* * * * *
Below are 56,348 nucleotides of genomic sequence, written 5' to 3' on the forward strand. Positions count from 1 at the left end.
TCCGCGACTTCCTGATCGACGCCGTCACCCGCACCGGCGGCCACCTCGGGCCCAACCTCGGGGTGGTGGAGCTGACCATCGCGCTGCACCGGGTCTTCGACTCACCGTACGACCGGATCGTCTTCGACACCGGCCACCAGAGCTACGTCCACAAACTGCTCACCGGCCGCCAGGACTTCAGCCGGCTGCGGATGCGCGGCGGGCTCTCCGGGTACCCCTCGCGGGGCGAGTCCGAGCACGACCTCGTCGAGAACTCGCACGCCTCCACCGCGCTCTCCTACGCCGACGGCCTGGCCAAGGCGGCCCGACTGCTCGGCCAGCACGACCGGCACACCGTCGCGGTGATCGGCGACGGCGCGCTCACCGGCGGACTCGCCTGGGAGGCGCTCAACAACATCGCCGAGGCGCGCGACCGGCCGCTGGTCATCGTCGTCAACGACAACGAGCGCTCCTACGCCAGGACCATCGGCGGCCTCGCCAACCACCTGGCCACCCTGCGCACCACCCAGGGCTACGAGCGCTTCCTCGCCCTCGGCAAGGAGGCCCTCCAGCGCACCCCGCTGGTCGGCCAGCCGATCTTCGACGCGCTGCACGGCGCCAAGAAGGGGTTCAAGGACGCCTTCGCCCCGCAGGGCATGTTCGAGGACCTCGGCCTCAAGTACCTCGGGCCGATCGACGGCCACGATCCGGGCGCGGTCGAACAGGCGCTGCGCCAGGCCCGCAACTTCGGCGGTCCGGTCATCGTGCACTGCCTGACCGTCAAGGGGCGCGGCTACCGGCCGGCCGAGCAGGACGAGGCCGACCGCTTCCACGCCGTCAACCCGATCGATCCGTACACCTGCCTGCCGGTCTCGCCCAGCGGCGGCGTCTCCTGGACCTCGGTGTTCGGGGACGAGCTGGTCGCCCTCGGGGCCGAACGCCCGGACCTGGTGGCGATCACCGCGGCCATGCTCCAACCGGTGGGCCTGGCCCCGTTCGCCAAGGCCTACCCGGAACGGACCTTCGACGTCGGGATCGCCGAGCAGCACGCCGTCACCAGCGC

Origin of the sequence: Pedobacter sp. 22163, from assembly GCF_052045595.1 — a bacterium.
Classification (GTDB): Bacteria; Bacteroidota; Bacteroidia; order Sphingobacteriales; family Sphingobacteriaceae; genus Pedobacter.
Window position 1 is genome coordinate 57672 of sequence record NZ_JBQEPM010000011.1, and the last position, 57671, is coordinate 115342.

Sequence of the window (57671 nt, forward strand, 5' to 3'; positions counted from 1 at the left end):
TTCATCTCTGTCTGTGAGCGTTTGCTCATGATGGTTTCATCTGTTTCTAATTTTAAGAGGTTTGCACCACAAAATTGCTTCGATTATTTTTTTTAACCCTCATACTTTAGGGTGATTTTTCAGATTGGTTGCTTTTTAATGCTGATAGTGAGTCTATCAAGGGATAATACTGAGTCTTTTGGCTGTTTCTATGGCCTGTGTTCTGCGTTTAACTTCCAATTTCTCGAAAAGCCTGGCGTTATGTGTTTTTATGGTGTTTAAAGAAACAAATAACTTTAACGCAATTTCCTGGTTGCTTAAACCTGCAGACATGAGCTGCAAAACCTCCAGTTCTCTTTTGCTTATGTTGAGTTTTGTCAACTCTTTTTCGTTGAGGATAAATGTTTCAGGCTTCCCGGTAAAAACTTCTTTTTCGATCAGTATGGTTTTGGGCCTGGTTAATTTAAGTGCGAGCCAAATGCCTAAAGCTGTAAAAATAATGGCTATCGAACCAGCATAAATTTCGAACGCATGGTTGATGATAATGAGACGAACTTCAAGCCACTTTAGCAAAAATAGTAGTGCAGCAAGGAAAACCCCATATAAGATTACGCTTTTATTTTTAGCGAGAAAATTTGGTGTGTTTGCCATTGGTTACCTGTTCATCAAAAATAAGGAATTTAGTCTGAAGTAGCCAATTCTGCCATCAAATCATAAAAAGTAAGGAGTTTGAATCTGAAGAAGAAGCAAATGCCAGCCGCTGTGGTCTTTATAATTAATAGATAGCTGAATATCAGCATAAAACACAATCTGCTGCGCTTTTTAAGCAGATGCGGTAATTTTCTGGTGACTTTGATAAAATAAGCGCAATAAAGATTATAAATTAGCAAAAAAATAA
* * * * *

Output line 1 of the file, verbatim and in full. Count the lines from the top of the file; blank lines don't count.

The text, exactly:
Below are 56,348 nucleotides of genomic sequence, written 5' to 3' on the forward strand. Positions count from 1 at the left end.